Yogyakarta is the most popular tourist city on the island of Java. Many people would consider it the soul of Indonesia, an area that has fiercely held tight to its cultural heritage and celebrates its roots. Yogyakarta is not simply an old fashioned city however, its a sprawling urban center full of contemporary art, cuisine, shopping, universities and technology. It’s an impressive fusion of the old and new worlds.
Historically, Yogya (as it’s lovingly known) played an important cultural and governmental role in Indonesia. In the 9th century, it produced the grandiose Buddhist temples of Prambanan and Borobudur. In the 16th century, Yogya acted as the capital of the powerful Mataram Sultanate. Many magnificent structures still remain from these eras and make Yogya an exciting place to visit.
The Old World Treasures
The Kraton is an enormous walled city that houses the palace of the sultans of Yogyakarta. This city within a city has its own shops, markets, schools, mosques and silver cottage industries. Kraton is Javanese culture at its finest.
Within the walls you’ll find amazing traditional architecture, sprawling courtyards and beautiful pavilions. In the center you will find the Golden Pavilion with its intricate roof, marble floors and stained-glass.
There is a museum housing many important artifacts from Javanese history as well as gifts from European monarchs, a royal family tree, old portraits of sultans much much more.
Also included in the price of entrance is daily performances, they range from classical dance to Javanese poetry to puppetry. Kraton is the one thing you must do in Yogya.
Since it is centrally located, it’s not a bad idea to make sure you’re staying close to Kraton. Be sure to book online the hotels that fit your budget and are convenient. Hotel Neo Malioboro is an excellent option.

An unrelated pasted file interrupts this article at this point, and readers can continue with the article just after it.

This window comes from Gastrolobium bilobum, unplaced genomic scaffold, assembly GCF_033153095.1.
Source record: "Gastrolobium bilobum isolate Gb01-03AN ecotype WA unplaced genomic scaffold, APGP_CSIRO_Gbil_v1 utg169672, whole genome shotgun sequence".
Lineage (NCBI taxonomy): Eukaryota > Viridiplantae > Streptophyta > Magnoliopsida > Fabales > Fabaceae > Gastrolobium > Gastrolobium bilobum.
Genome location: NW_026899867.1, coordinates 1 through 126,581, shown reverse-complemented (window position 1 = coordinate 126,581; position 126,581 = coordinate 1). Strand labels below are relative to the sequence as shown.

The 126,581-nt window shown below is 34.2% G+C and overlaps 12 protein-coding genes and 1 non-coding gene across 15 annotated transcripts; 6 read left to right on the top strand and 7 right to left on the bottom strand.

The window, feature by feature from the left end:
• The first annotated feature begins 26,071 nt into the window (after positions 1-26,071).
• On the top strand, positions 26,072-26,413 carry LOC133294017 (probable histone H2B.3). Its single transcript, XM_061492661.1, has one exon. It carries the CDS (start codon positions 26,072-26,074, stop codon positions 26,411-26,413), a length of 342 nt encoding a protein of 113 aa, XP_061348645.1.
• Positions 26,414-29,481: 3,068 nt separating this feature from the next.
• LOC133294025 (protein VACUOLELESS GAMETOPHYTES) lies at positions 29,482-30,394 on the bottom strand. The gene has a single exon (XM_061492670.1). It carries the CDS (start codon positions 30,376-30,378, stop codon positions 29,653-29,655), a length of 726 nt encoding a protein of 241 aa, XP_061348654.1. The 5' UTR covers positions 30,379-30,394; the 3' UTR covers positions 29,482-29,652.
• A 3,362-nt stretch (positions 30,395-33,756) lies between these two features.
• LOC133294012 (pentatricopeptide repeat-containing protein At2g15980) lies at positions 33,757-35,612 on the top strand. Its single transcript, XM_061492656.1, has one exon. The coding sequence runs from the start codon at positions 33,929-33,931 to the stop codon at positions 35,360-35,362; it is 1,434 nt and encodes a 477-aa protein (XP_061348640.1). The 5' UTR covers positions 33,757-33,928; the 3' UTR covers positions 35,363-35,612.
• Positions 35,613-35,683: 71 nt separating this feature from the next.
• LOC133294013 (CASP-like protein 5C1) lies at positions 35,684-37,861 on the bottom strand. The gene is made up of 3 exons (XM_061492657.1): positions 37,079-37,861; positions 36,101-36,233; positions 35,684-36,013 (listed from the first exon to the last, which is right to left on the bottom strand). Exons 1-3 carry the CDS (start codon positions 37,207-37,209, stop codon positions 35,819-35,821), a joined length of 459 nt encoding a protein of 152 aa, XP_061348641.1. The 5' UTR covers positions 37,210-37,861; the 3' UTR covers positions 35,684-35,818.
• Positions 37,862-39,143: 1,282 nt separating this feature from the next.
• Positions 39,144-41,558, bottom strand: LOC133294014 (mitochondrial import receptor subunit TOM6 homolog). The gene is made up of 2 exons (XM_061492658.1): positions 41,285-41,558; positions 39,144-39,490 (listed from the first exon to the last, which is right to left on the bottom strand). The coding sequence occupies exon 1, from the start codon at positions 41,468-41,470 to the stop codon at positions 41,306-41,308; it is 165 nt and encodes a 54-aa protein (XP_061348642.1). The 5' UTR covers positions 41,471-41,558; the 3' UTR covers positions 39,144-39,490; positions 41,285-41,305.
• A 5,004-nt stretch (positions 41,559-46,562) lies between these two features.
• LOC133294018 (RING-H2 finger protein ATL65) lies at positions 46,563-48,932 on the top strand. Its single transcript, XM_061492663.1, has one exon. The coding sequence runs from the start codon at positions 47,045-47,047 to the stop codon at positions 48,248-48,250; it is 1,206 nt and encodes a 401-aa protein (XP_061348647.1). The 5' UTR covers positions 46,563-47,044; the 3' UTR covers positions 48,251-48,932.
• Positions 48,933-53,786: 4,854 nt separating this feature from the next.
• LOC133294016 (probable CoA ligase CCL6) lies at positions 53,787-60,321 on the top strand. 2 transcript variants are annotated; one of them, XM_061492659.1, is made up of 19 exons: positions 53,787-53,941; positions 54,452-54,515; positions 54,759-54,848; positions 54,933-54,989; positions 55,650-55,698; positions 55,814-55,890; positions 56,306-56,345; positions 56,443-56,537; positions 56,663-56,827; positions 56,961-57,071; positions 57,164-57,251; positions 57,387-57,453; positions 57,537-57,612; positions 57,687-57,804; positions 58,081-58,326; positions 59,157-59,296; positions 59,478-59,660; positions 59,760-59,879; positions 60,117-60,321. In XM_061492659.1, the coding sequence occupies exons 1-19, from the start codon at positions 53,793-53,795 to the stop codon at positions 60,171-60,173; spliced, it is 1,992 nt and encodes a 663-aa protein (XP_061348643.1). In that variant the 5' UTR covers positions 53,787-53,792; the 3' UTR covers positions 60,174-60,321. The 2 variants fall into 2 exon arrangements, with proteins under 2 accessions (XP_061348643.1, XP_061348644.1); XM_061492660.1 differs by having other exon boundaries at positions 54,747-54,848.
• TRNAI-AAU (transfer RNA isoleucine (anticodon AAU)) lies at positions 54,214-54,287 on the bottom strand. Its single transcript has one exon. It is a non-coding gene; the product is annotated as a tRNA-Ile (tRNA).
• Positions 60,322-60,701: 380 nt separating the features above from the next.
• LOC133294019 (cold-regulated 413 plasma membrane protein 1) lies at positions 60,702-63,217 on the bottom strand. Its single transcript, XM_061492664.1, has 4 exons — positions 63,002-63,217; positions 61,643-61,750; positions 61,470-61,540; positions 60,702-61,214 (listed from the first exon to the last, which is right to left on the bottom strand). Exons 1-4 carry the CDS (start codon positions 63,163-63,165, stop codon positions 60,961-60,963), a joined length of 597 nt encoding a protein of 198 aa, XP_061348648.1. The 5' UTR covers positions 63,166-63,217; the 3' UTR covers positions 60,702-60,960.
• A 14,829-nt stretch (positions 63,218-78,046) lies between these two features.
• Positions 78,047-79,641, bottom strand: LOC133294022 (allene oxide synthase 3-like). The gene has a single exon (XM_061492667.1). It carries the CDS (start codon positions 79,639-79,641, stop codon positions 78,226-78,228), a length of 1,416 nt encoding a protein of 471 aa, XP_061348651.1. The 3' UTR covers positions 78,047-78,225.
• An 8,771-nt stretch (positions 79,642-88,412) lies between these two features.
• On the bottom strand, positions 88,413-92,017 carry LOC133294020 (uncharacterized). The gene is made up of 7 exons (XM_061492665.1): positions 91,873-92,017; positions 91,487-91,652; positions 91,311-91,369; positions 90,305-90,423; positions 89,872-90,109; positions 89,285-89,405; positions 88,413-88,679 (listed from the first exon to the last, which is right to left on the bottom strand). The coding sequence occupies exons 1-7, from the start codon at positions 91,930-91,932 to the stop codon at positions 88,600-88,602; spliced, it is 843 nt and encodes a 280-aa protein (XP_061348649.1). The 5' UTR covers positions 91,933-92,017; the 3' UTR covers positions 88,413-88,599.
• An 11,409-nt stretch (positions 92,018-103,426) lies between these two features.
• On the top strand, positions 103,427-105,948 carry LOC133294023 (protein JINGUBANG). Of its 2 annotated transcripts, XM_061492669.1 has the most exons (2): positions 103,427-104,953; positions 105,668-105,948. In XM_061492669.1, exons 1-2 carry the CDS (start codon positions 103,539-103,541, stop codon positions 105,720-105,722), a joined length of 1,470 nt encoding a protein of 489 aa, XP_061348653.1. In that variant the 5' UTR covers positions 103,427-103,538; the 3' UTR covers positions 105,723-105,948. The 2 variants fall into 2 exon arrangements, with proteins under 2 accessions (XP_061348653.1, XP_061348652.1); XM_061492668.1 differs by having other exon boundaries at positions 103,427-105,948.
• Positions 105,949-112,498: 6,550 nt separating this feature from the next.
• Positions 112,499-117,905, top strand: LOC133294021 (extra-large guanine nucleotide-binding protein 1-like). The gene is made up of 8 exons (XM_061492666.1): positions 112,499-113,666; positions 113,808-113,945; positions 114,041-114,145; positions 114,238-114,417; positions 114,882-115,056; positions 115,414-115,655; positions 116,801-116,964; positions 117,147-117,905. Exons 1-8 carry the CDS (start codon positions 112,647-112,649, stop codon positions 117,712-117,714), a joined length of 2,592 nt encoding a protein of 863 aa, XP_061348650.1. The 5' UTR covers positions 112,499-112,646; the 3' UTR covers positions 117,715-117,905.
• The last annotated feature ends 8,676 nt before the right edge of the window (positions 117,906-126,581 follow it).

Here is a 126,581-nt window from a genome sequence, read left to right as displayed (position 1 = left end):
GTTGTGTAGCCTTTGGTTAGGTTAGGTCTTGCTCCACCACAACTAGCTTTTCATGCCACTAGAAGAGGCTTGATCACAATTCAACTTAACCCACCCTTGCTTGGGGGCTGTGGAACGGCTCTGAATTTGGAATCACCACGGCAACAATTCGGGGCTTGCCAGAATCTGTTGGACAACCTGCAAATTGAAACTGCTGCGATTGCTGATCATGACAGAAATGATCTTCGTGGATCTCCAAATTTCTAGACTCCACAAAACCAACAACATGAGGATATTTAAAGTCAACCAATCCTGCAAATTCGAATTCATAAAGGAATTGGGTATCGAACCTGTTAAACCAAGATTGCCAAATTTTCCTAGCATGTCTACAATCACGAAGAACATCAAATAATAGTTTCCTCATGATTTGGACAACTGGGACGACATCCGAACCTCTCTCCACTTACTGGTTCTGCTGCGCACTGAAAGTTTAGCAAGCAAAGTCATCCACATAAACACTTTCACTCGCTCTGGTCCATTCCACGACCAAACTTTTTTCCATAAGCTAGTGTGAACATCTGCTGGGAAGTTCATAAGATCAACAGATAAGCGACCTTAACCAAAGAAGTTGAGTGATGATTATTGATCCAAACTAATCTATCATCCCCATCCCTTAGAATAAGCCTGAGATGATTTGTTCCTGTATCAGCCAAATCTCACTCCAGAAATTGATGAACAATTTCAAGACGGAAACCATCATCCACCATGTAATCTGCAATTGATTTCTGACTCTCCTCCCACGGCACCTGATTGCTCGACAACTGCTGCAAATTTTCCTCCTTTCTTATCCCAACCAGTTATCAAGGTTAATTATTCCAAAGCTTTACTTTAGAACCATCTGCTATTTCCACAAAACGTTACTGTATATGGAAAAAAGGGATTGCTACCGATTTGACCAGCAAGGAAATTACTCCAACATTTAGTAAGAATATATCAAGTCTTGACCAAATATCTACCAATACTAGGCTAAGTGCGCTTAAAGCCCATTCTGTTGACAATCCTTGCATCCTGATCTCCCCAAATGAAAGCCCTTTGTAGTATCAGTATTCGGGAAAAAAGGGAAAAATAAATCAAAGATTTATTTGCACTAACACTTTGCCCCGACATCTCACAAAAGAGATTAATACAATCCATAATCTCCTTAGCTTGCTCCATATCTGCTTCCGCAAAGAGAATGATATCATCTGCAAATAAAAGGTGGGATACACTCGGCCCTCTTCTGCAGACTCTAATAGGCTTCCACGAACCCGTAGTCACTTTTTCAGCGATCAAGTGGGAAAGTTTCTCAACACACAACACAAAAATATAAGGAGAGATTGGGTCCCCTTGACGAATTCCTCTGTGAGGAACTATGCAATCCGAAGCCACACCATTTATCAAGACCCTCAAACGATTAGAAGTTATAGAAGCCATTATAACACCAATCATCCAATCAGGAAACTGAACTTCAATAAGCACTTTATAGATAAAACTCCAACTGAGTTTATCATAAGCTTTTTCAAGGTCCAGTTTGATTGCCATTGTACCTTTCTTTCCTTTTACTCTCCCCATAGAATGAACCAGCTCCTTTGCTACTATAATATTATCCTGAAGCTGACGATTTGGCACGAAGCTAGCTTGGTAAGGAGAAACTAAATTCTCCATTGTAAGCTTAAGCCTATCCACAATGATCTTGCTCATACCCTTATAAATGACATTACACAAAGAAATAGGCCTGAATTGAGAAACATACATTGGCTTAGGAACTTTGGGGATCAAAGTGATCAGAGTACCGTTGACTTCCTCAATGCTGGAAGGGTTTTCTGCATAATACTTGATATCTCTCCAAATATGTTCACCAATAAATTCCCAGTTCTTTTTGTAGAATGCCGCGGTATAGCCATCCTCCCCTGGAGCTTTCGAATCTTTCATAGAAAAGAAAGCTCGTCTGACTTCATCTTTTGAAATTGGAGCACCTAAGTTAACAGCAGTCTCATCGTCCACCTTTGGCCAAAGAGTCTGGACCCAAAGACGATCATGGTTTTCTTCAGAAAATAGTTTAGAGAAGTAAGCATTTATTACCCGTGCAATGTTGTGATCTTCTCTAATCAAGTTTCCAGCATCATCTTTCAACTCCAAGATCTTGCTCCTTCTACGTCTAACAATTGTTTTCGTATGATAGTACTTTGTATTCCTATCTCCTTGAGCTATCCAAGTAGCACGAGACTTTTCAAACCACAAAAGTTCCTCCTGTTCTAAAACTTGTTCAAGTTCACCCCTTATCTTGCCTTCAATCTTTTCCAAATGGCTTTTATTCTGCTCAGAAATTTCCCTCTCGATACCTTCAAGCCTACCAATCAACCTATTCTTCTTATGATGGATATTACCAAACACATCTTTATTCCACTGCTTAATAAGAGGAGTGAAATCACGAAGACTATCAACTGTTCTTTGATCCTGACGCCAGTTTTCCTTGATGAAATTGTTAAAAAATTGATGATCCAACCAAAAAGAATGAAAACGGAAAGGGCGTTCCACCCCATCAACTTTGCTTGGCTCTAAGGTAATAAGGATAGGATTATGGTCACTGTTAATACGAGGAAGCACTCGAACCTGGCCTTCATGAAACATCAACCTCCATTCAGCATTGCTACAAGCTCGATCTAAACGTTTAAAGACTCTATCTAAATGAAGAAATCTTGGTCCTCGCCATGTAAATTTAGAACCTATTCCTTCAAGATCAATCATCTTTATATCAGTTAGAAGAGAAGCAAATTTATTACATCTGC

Entrance is about $1 USD and they are open everyday except for Sunday.
Just a half a mile north of Kraton is Yogya’s main market, Pasar Beringharjo. This is a traditional market and will really give you a taste of Javanese life. Even if you can’t speak the language, you’ll enjoy the experience immensely. The first half of the market is full of traditional batik. However you can find a wide range of products from fruits to spices to knickknacks to animals.
Built in the 9th century, Borobudur is an exquisite Mahayana Buddhist Temple that has been preserved in time. It features over 500 Buddha statues spread over nine stacked platforms with a central done in the middle. It is an impressive example of traditional Javanese architecture and sure beats any of the puny New England landmarks we have here.
While not directly in Yogyakarta, it is only a short (25 mile) journey outside of the city. Since it is the number one most visited tourist attraction in Indonesia, there are plenty of tour companies who will take you out to the site.
New World Wonders
Affandi is one of Indonesia’s most famous artists. He lived and worked out of his home studio a little ways east of Yogya town center. His home has been preserved and converted to a museum featuring an extensive collection of his works.
It is open every day from 9 to 4. It costs about $2 USD to enter.
Museum Sasana Wiratama
If you’re a fan of Imperial Era heroes, then you must check out the Museum Sasana Wiratama. This museum is an homage to Prince Pangeran Diponegoro; he lead the bloody rebellion of 1825-1830 against the Dutch occupiers. His home has been converted into a museum and you can find a collection of his belonging and other great exhibits there.
It is open 8am to noon, Tuesday through Sunday.
Yogyakarta, So Much to Explore
Yogya is the perfect fusion of tradition and modernity. Spend the day exploring a 1000 year old temple and the evening sipping a cappuccino in a cybercafe. Yogya is the heart of Javanese culture and will not disappoint.
Have you been to Yogyakarta? What was the most exciting thing you experienced? Comment below